White v. Tennant, 8 S.E. 598 (1888) Plaintiffs (P) jointly owned a family farm in WV, one of the family members and his wife (D) moved to a house in PA & let their livestock loose on the property/moved all of their stuff from the WV house. However, the house was damaged and (D) started feeling sick, since the house was damaged they traveled back to WV to stay the night, becomes too sick to move, and (D) husband dies of typhoid fever in WV. (D) husband does not have a will. WV law provided all of the estate would go to the (D) widow. PA law provided the property would be split equally among the heirs. (P) brings suit claiming (D) was domicil in PA so PA law should apply and be split equally among heirs. Court holds PA law does apply as (1) (D) moved their stuff to PA with the intention to make it their home, illustrated by them letting livestock loose and moving stuffy, (2) length of physical presence isn't importance, as long as it concurs with "intent" even briefly. ("one day will suffice")("temporary absence doesn't effect it")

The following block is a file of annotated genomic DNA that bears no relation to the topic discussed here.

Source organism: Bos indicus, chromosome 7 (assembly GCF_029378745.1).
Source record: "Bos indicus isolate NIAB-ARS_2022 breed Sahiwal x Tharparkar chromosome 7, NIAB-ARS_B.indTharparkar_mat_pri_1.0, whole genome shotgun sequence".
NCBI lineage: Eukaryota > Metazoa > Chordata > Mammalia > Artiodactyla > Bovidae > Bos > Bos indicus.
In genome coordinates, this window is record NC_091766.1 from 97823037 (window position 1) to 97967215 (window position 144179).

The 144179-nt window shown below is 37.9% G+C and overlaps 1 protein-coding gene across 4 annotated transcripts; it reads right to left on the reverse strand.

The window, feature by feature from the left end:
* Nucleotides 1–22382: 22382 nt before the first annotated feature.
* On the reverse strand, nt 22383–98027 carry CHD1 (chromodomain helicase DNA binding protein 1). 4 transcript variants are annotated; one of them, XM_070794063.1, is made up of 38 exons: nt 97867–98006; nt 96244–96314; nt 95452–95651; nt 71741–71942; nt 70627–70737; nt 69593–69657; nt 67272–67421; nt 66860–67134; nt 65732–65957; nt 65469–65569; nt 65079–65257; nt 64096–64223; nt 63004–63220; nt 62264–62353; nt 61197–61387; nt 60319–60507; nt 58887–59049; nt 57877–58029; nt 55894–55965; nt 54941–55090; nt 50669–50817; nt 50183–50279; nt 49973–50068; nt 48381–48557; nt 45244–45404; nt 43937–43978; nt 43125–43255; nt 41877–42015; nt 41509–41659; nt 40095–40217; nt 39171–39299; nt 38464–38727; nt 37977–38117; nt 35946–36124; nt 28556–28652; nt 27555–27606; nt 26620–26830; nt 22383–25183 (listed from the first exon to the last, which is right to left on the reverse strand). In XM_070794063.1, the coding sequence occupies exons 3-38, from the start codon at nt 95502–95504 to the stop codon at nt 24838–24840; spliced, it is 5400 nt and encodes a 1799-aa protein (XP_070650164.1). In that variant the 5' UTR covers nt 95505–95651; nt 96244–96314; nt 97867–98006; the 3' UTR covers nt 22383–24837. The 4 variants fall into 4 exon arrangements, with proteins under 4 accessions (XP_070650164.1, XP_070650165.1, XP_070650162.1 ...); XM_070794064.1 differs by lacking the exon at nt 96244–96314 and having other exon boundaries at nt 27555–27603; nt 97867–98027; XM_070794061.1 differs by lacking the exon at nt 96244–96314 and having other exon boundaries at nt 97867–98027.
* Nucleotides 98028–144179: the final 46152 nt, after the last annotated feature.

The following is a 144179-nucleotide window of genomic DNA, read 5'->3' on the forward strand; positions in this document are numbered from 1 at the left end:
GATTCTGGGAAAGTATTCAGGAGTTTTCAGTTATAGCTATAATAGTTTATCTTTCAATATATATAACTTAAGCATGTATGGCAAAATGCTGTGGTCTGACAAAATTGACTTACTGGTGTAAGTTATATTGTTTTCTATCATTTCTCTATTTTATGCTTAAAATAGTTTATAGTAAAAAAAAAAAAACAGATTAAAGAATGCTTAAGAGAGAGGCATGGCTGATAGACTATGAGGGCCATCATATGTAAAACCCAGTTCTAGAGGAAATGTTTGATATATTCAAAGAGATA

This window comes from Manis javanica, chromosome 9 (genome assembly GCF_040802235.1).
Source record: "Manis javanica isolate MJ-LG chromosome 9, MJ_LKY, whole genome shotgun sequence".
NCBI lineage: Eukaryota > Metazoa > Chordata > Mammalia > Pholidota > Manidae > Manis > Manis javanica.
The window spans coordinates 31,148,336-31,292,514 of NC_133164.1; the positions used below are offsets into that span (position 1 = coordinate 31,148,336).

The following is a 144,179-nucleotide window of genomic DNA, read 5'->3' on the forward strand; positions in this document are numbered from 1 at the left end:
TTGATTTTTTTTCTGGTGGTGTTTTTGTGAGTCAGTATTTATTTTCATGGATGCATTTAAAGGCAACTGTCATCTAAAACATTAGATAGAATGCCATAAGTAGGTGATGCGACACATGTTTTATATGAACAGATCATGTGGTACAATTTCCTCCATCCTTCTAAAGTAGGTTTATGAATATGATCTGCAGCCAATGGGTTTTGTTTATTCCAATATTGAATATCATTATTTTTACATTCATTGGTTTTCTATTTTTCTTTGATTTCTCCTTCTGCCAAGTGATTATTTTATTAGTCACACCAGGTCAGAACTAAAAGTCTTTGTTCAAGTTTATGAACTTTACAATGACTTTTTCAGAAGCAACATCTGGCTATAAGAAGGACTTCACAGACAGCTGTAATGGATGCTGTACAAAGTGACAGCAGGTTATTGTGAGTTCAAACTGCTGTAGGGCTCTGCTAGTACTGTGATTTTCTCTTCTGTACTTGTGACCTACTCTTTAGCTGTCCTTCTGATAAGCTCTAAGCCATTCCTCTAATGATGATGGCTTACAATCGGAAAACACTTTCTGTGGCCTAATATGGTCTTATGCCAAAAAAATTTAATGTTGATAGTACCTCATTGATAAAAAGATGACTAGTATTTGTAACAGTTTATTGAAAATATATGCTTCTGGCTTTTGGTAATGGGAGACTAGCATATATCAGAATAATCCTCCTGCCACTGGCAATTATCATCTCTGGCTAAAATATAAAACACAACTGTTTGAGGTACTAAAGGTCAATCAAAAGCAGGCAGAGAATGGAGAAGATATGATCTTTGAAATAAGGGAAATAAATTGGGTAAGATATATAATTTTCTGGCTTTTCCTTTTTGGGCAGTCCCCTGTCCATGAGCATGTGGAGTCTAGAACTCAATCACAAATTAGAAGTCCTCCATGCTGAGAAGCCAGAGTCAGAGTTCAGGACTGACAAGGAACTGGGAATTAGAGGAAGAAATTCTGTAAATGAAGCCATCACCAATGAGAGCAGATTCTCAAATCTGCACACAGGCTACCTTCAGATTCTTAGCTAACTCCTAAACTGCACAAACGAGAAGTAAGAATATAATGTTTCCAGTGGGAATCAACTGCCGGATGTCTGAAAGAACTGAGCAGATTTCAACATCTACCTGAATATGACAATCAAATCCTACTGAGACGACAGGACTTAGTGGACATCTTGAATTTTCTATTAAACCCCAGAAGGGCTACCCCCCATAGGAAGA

ESCAPE DEVICES[edit | edit source]

'An escape device is one that allows judges to use the law of the forum if the foreign law was contrary to the public policy of the forum state.Although bright line rules can be favorable in certain circumstances, they frequently lead to exceptions to reduce their severity. Because the “interest” argument wasn’t available during the 1st Restatement/traditional approach jurisprudence, judges began employing certain escape devices to address the critiqued arbitrariness in applying the 1st Restatement.Four main exceptions:

  1. Characterization of the case
  2. Substance v. Procedure